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As the title suggests, I want to understand the difference. Attaching the reference. context

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    \$\begingroup\$ A stall, as in having to wait for something, for example data that has to be brought in from main memory because it was not in cache (cache miss). A flush, having to clear everything that was already being worked on in the pipeline, throwing away all the work that was already done. For example because of a failed branch prediction. \$\endgroup\$ Aug 10, 2021 at 16:27
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    \$\begingroup\$ So what do you understand about stalls and flushing? \$\endgroup\$ Aug 10, 2021 at 16:29
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    \$\begingroup\$ I feel as though this is one of those rare questions which, if you have to ask it, can't be answered well. If you know enough to absorb a reasonably-sized answer, then you already know enough to answer your own question. If you don't know enough, then it would take too long to write anything useful because so much ground-work is required to pull you forward enough that you will finally be able to understand the direct answer taking up only a small, last paragraph. You've clearly got a book. I'd say, read it and think closely about each part leading up to this part. \$\endgroup\$
    – jonk
    Aug 10, 2021 at 16:34
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    \$\begingroup\$ No, stalling is waiting on something before continueing where you left off. Flushing is throwing away what you've already done. \$\endgroup\$ Aug 10, 2021 at 17:54
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    \$\begingroup\$ @Anonymus Please provide a source reference for the image. \$\endgroup\$
    – Voltage Spike
    Aug 10, 2021 at 18:14

3 Answers 3

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Think of a car production line - at each stage a component is added to the car. At a stage in the production line, the person has run out of parts. The production line is ‘stalled’ - no further work can be done until that stage has parts again. In the case of the processor, it might be waiting for a memory access to complete. This stops other potential work being done.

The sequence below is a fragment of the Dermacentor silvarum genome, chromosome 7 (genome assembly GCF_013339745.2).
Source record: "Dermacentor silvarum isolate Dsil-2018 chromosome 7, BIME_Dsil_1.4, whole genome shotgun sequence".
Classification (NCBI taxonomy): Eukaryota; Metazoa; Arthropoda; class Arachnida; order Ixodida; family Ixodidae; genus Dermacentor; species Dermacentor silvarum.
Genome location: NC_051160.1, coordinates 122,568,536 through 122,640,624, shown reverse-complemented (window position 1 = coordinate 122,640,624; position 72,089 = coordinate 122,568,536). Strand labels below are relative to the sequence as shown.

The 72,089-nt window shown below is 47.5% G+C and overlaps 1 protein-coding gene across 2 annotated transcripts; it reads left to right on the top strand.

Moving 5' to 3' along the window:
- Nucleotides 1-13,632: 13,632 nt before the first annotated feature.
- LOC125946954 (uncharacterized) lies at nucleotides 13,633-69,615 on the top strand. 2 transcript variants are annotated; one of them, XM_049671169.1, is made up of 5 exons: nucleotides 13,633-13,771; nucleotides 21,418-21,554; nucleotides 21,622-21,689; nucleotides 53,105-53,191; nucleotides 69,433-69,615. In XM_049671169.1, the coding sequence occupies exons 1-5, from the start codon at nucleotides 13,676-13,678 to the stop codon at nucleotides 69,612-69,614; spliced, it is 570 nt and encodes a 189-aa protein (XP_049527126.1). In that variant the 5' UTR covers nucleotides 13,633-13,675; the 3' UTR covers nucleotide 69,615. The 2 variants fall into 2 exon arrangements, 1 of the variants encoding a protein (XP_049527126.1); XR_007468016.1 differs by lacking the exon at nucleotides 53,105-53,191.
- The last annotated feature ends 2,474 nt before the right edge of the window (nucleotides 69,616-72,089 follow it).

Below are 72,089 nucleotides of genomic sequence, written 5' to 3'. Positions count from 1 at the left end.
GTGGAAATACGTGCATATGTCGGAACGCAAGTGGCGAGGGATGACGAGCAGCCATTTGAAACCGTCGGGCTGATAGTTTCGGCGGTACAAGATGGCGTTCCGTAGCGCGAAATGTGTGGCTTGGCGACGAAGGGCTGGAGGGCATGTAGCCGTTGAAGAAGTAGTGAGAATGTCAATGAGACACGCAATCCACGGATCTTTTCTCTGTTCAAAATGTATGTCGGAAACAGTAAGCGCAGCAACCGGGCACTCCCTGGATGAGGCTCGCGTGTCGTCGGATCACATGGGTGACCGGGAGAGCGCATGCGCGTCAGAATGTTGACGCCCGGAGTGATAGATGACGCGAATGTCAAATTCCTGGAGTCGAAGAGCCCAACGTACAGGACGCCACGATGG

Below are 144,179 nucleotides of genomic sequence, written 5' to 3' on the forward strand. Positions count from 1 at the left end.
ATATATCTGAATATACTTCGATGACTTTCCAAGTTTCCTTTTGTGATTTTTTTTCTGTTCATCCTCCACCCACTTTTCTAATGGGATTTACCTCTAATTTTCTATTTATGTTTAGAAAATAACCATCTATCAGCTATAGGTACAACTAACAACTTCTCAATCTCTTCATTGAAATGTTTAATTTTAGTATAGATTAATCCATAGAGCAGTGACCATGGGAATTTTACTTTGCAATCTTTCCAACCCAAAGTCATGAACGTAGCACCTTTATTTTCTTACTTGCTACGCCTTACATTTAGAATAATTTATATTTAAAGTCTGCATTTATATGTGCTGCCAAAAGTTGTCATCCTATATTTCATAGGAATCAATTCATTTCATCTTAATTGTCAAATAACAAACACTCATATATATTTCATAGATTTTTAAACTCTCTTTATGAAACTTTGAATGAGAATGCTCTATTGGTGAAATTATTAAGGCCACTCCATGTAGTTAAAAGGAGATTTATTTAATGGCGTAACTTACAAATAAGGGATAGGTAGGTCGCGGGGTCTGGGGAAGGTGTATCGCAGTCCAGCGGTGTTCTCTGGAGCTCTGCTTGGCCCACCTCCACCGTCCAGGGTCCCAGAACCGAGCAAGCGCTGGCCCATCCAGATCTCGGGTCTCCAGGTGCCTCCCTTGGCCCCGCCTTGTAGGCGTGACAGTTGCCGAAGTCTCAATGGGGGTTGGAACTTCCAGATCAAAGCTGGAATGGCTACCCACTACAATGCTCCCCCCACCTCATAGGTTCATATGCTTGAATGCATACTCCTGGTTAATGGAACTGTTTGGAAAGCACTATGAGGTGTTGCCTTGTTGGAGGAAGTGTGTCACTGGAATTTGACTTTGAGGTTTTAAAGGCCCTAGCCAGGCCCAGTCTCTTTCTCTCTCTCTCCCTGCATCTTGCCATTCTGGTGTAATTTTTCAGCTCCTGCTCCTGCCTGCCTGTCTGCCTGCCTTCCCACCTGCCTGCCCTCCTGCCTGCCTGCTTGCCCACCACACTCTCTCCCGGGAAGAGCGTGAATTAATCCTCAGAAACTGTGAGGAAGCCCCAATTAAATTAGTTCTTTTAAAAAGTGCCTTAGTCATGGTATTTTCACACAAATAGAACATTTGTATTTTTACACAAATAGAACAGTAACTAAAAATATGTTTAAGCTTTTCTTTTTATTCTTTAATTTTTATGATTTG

With the same production line concept it is determined no one is buying the cars. There are two choices, finish the cars that are on the production line and throw them away or cut your losses and just clear out all the unfinished cars and dump them - this is a ‘flush’. In the case of the processor, this might be a jump instruction. All the work that was following that instruction is wasted. The processor will jump to a new location and begin to fill up the pipeline again.

Either a stall or a flush hurts performance as potential clock cycles do not yield useful work. Whether it be a car production line or a pipelined processor, a stall or flush is something you want to avoid, so you devise strategies for this.

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Pipeline stalling:

Suppose there's a data dependency in the pipeline, i.e. an instruction needs data from the result of a previous instruction. So you need to stall this instruction till the previous one completes to resolve the data hazard. Stalling is done by inserting "No Ops" i.e. instructions that do no work. This keeps the processor idle and decreases the throughput.

Pipeline flushing:

Suppose there's a conditional branch instruction in the program. This instruction is moving forward in the pipeline. If it's a 5 stage classic RISC pipeline, let's suppose this instruction reaches the 3rd stage.

The stages of the pipeline behind this instruction are executing the instructions following the branch statement. Depending on the outcome of the execution of the branch statement, the instructions after the branch are either executed as required by the program i.e. the branch is not taken so they have to be executed, or are executed even though they are not required by the program i.e. the branch is taken so they do not have to be executed.

In the second case, you are executing instructions that were not required by the program, so you need to flush the pipeline to remove the wrong data in the pipeline stages. This reduces the throughput.


Pipeline stalling and flushing can be reduced using Out-of-Order execution and branch prediction algorithms.

Data hazards which cause pipeline stalling can also be dealt using pipeline forwarding.

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    \$\begingroup\$ I think you should rather suppose the branch instruction is in the 3rd/4th stage because that's where usually the branch control is on a 5-stage pipeline. So that the next two/three instructions are now be flushed off. \$\endgroup\$
    – Mitu Raj
    Aug 13, 2021 at 9:49
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    \$\begingroup\$ @MituRaj yes, I agree, I have modified it to be the 3rd stage. Thanks \$\endgroup\$ Aug 13, 2021 at 11:24
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You need a book before you can proceed with your project; so you order it from Amazon.

  1. Amazon will deliver it tomorrow; until the postman arrives tomorrow, there is nothing you can do. This is a stall.

  2. Amazon is out of stock. Until it is re-printed, all you can do is put that project aside, (commit everything you have done so far) and start a new project. This is a flush.

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